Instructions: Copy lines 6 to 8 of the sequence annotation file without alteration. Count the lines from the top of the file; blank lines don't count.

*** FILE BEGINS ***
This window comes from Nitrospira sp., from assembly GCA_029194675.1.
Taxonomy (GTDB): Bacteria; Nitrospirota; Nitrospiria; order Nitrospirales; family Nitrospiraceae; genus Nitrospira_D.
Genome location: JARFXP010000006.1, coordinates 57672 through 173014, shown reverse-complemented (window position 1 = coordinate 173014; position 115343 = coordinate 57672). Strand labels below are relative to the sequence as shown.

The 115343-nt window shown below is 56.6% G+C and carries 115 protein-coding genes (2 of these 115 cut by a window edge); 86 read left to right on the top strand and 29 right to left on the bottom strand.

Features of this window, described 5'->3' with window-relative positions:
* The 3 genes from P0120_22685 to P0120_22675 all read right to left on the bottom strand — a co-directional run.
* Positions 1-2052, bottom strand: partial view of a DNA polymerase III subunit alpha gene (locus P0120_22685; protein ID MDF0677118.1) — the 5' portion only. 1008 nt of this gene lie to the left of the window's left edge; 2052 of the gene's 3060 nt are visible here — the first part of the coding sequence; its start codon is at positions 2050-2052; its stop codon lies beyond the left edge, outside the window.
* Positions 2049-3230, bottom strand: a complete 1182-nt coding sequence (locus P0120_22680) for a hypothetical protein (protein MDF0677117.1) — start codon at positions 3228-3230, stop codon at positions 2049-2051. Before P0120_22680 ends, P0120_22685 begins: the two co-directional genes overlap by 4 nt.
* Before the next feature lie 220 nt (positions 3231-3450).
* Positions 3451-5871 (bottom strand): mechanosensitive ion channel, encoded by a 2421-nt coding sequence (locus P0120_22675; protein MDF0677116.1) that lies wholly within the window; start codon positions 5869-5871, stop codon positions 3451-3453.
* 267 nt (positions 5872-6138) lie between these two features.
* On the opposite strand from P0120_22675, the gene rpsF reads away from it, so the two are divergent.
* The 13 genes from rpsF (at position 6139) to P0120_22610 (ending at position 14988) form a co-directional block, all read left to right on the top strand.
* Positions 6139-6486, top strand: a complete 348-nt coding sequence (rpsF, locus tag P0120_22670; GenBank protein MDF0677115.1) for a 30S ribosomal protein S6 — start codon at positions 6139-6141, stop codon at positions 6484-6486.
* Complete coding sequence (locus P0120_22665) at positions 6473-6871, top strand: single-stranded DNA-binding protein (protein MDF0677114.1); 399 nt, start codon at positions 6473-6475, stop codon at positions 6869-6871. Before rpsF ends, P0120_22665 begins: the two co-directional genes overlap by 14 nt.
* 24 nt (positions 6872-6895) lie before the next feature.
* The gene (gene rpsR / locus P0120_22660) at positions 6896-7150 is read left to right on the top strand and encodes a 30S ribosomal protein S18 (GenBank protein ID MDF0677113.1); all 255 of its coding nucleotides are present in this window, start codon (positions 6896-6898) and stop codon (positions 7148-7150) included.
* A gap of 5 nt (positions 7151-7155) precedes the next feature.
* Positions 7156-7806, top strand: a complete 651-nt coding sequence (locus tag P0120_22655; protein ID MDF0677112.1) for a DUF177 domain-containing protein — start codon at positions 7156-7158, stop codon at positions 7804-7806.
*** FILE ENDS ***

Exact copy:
* The 3 genes from P0120_22685 to P0120_22675 all read right to left on the bottom strand — a co-directional run.
* Positions 1-2052, bottom strand: partial view of a DNA polymerase III subunit alpha gene (locus P0120_22685; protein ID MDF0677118.1) — the 5' portion only. 1008 nt of this gene lie to the left of the window's left edge; 2052 of the gene's 3060 nt are visible here — the first part of the coding sequence; its start codon is at positions 2050-2052; its stop codon lies beyond the left edge, outside the window.
* Positions 2049-3230, bottom strand: a complete 1182-nt coding sequence (locus P0120_22680) for a hypothetical protein (protein MDF0677117.1) — start codon at positions 3228-3230, stop codon at positions 2049-2051. Before P0120_22680 ends, P0120_22685 begins: the two co-directional genes overlap by 4 nt.